I am convinced the reason why so many lawyers are so miserable is because they don't REALLY know what they're getting into. Whoever mentioned people should do some kind of legal work first, I completely agree with that. When faced with the reality of what law firm life is really like, many people would probably decide not to go. Many people (like myself) may be reassured that it is something they want to do.
The smartest person in my law school class, bar none, dropped out in September or October of our 2L year. He was so happy about it. He snuck into my car and left business cards all over, in the sun visor and the ashtray and the glove compartment and squeezed between the pages of my textbooks, with little messages on the back, saying things like, "Who's still in law school -- CHUMP?" I don't think he had any regrets. And he could have been a great lawyer. He was an accountant, with training in and an instinct for business valuation. He worked at that job way more than the officially permitted 20 hours a week while in school. He had one of the nimblest, most playful minds I've seen. In our moot court exercise I watched, amazed, as he handled the judges' questions, cool as a cucumber. He left because his fiance's father was dying, and his sister had just had a baby born without a small intestine, and he wanted to give them his time, his money, and his attention. And because he didn't care that much about being a lawyer, and thought the indulgence of a legal education wasn't the best use of time or money. And because he wasn't trying to prove anything with law school. If he was at the outset, he'd abandoned those pretenses by second year. I was pulling up to the school, stopped at a red light across the street, on the day he dropped out. I watched him coming out of the building. He was wearing a suit, as he often did because of his accounting clients. He hadn't told me that he was dropping out, or even that he was thinking about it, but somehow by the way he walked and held his head I knew he had turned in the paperwork, and that he wasn't coming back. I wished for the light to change so I could catch him, but it didn't, and I watched him get into his car and drive away, leaving the law school behind.He's a teacher now, and from my spies in the middle school I understand he's a very good one. We, in my law school class, were poorer for his absence. I missed him for a long time; I still miss him sometimes. I've never had another intellectual playmate who had quite the same clever, playful mind. But I think he did the right thing. I thought that then, watching him walking across the lawn to his car. Sometimes you can tell by the way someone carries themselves that they have utter faith in a decision. I'm not saying it's right for you. But if you know your priorities, and you ask yourself why think you should leave, and why you think you should stay, I think you'll make a good decision. Good luck.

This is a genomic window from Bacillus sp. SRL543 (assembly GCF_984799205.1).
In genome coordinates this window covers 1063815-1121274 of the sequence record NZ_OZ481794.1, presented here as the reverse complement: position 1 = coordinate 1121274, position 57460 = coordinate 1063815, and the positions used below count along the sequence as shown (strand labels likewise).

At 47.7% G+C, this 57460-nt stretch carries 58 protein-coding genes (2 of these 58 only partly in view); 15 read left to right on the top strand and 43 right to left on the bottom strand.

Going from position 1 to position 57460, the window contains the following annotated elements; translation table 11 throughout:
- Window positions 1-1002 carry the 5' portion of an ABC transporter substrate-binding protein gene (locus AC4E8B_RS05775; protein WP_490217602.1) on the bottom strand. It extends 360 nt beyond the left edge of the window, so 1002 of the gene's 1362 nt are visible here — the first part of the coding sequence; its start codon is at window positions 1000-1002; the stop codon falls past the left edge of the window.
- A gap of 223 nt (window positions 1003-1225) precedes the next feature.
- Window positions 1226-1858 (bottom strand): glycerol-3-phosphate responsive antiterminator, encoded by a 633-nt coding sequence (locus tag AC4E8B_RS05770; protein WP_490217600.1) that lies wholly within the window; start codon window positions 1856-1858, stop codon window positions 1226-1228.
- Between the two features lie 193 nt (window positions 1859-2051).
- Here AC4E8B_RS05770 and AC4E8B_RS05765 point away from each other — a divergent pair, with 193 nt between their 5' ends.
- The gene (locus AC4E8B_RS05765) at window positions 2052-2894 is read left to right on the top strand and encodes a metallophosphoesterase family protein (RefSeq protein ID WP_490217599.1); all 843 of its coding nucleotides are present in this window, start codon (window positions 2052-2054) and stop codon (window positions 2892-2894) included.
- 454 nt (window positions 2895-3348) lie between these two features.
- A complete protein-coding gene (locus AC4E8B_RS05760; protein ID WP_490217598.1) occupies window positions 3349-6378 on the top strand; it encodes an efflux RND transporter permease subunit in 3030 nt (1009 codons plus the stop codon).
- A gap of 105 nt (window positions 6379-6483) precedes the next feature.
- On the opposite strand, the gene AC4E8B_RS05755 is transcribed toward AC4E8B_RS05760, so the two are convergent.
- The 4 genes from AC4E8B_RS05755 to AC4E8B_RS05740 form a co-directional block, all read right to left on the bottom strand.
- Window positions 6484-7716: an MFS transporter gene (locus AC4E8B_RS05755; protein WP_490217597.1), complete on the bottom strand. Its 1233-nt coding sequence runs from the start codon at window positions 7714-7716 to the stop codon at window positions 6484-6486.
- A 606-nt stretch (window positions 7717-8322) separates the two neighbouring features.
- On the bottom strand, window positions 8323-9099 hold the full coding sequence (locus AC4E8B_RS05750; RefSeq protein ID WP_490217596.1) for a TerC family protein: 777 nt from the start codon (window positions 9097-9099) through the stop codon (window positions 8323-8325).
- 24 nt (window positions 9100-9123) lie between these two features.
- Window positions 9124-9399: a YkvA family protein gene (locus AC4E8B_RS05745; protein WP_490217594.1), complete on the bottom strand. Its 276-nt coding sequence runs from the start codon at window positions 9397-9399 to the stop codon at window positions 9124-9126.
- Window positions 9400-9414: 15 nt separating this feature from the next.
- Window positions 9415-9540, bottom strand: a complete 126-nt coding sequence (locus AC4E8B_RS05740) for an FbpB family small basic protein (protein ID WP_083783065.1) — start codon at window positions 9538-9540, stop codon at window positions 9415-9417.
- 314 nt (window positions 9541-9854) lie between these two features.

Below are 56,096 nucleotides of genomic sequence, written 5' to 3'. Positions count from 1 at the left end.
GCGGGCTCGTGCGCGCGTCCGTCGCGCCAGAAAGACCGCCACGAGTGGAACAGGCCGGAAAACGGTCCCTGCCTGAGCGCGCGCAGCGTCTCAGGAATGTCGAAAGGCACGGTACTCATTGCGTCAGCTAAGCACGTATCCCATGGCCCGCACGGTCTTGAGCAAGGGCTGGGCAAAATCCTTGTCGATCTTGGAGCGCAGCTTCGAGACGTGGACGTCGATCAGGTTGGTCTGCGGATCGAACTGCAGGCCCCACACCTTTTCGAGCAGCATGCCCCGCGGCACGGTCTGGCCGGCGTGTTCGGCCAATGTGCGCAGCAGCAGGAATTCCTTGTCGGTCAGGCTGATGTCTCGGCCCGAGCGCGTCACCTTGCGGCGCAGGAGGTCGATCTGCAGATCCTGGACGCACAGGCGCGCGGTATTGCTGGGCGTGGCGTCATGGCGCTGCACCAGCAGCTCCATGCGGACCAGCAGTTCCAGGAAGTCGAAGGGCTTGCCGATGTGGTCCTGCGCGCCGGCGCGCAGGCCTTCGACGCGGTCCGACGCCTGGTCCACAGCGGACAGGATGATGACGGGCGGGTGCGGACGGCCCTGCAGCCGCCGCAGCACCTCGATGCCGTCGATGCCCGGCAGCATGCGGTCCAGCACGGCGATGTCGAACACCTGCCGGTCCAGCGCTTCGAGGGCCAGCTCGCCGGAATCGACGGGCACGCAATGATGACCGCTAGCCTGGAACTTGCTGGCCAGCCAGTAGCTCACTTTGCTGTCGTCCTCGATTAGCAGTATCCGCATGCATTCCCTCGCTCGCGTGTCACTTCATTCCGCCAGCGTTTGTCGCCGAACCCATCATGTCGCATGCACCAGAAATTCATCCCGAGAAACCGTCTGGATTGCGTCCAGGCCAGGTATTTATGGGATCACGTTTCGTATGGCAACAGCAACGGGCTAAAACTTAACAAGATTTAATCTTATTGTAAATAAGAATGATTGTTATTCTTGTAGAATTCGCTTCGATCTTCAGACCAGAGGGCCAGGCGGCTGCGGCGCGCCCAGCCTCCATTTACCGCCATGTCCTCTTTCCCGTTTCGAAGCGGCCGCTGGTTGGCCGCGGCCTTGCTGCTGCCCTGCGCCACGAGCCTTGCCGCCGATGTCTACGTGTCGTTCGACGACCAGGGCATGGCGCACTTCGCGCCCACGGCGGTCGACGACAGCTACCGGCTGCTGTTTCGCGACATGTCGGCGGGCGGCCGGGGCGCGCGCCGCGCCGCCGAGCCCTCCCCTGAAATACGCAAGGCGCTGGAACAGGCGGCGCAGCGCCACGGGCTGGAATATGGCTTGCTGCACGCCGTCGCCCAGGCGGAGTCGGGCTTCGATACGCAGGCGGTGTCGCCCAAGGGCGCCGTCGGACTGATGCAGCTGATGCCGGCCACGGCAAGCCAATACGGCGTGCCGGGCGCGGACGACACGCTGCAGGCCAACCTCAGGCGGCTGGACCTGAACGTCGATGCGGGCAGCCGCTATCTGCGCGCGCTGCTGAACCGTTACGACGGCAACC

heya burning sandsi feel as if maybe my educational "career" is at least ostensibly following in teh footsteps of your own in the sense that 1) i'm currently in the midst of a judicial externship [which I enjoy as the judge is very, very bright and yet amusing, educational, etc. - and he has absolutely no problem giving me responsibility which I'm definitely not qualified to handle (i.e. writing his ruling minute entry orders on summary judgment and now even writing one of his opinions) - which makes it fun], and 2) in August the fall interview program will begin and I will try my best to land one of these summer associate jobs with a large to mid-sized firm in either DC, NYC, or SF.You mention that you don't really enjoy the internship with the firm (i'm assuming that this is a SA position) - why not? Compared to your externship experience, what is it that you dislike about the firm position? just curious...
[...] I've been in the Marines, I've worked Construction, and I've worked as a legal assistant at a law firm. I actually like getting up and going to lawschool, [...]
Quote from: Budlaw on June 13, 2006, 03:49:47 PM[...] I've been in the Marines, I've worked Construction, and I've worked as a legal assistant at a law firm. I actually like getting up and going to lawschool, [...] So basically you're a blue collar guy trying to become a white collar one?